Purplegirlie Thu 30-Jun-11 15:18:45

I am trying to find ways to tackle his spending. We have had a long hard talk and I now have possession of his bank card and credit cards. I'm taking control of the finances from now.

He knows he has overspent and says he wants to change.....

zukiecat Thu 30-Jun-11 15:20:00

Message withdrawn at poster's request.

TransatlanticCityGirl Thu 30-Jun-11 15:22:01

Wow, that's a tough one. If your husband were able to manage his money better, I would say keep your current house. But I honestly don't know what I would do in your situation.

Just a few considerations to factor into your equations:
- Have you considered the cost of moving? (stamp duty, moving expenses, selling fees for agent etc)
- Have you looked into remortgaging for a better deal on your current property? (either a lower interest rate or an offset mortgage, perhaps)

You idea to "downgrade" your home is a good one, but I must wonder with your DH's spending habits, would he actually be able to save any better with this new found cash balance you'll have?

I think there's a more fundamental problem that potentially needs to be addressed (his attitude towards money), otherwise this could become a bit of a "handbag" problem - the bigger the handbag, the more things you find to fill it. And the bigger your household purse, the more things your husband can find to spend it on, iyswim.

Can you agree to a budget with your DH and stick to it? For example, out of his take home pay he must (in this order):
1. Contribute X to the essential monthly outgoings
2. Pay Y off his credit card debt
3. Contribute Z to a 'emergency' savings account which can only be touched if he were out of work (you can set a ceiling so that once he's reached a magic number you feel secure that you can manage for several months without his income)
4. And then, and only then, he can use whatever money is left over to keep up with the Jones'.

Sorry if that's not too helpful.... best of luck!

TotemPole Thu 30-Jun-11 15:22:17

Moving doesn't solve the root of the problem. It might be an initial fix for you financially. But if your OH hasn't sorted out his regular work and over spending issues, then eventually you could end up in a similar situation. It might not be to the tune of £14.5k, but the chances are debt will build up.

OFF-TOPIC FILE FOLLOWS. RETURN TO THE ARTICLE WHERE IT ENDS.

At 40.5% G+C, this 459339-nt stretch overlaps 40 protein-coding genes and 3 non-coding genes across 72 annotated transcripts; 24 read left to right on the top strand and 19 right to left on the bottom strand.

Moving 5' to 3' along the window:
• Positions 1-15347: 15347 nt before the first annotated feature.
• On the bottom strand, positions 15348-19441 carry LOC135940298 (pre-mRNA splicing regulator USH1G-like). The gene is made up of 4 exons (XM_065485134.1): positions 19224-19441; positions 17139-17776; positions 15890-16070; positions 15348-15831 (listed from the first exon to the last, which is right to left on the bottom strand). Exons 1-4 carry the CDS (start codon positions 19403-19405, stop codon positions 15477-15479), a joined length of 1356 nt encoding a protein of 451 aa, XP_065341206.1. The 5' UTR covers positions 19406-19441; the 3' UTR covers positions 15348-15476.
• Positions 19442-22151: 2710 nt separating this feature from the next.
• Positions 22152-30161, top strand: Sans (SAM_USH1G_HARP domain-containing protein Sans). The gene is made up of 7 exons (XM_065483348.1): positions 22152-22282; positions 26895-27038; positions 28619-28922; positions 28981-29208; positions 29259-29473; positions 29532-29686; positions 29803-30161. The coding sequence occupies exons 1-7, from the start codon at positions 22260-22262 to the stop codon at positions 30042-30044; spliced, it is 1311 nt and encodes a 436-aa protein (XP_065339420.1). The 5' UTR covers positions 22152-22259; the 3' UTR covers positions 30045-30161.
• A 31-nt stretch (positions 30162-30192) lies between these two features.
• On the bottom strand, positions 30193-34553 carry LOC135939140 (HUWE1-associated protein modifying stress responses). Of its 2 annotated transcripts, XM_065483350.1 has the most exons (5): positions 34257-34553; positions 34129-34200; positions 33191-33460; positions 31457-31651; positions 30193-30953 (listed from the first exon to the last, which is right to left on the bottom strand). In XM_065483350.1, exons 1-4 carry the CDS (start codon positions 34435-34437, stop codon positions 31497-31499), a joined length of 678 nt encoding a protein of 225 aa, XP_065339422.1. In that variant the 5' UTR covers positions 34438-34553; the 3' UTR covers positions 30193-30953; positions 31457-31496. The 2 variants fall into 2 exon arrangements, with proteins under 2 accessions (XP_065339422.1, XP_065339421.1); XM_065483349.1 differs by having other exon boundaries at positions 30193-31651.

Purplegirlie Thu 30-Jun-11 15:22:17

I think I'm going to have to get him to see something like that, Zukie. A friend of mine suggested relationship counselling so that we can thrash out this issue together and come to a solution we are both happy with, and also so he can see that I mean business about sorting it out and him stopping spending. Where would he be able to see a debt counsellor? Are they at the CAB?

coccyx Thu 30-Jun-11 15:23:27

Your oh is living beyond his means. For more security i would be tempted to move

nbee84 Thu 30-Jun-11 15:24:30

Could you get a lodger for the 4th bedroom in your current house and use the income from that to pay off debts?

TransatlanticCityGirl Thu 30-Jun-11 15:24:33

Sorry - x-post. I can see most people have already suggested what I have!

Purplegirlie Thu 30-Jun-11 15:25:34

Thanks for the replies everyone, lots of great advice

Inertia Thu 30-Jun-11 15:31:55

I think the danger if you move is that your DH will see the house equity as free money to spend as he sees fit.

The house isn't the issue. Your DH is. It sounds as though he has no understanding of the impact of his overspending- just writing off the debt won't help him at all. If repossession is a serious issue, then you need to address that, but it sounds as though other options are open to you first:

-his income goes to family outgoings and debt reduction, with an agreed allowance for spending
- sell any valuable but unnecessary items he's bought.

Have you worked through all the mortgage figures? If you bought your house some years ago the mortgage might not be much greater than what you'd need on a smaller house bought now.

Purplegirlie Thu 30-Jun-11 15:36:25

Yes, I've carefully worked through all the figures. We would definitely be a lot better off if we moved.

NettoSuperstar Thu 30-Jun-11 15:41:21

OP, the problem is, that no matter how much you downsize, if your DH doesn't change his spending habits, any house could be at risk of repossession.

ENormaSnob Thu 30-Jun-11 15:42:17

Forget the house, lose the husband.

tazmin Thu 30-Jun-11 15:47:10

how will you get another mortgage on a part time and iffy wage?

sparkle12mar08 Thu 30-Jun-11 16:03:32

They're all quite correct. Your husband will simply see any extra money left over from a move as free money to do with as he pleases. And you will be back here in another two years or so saying 'we downsized and he's spent the £20/30/40k/whatever, and we've got nothing left'. Do nothing until he commits to some financial counselling, nothing.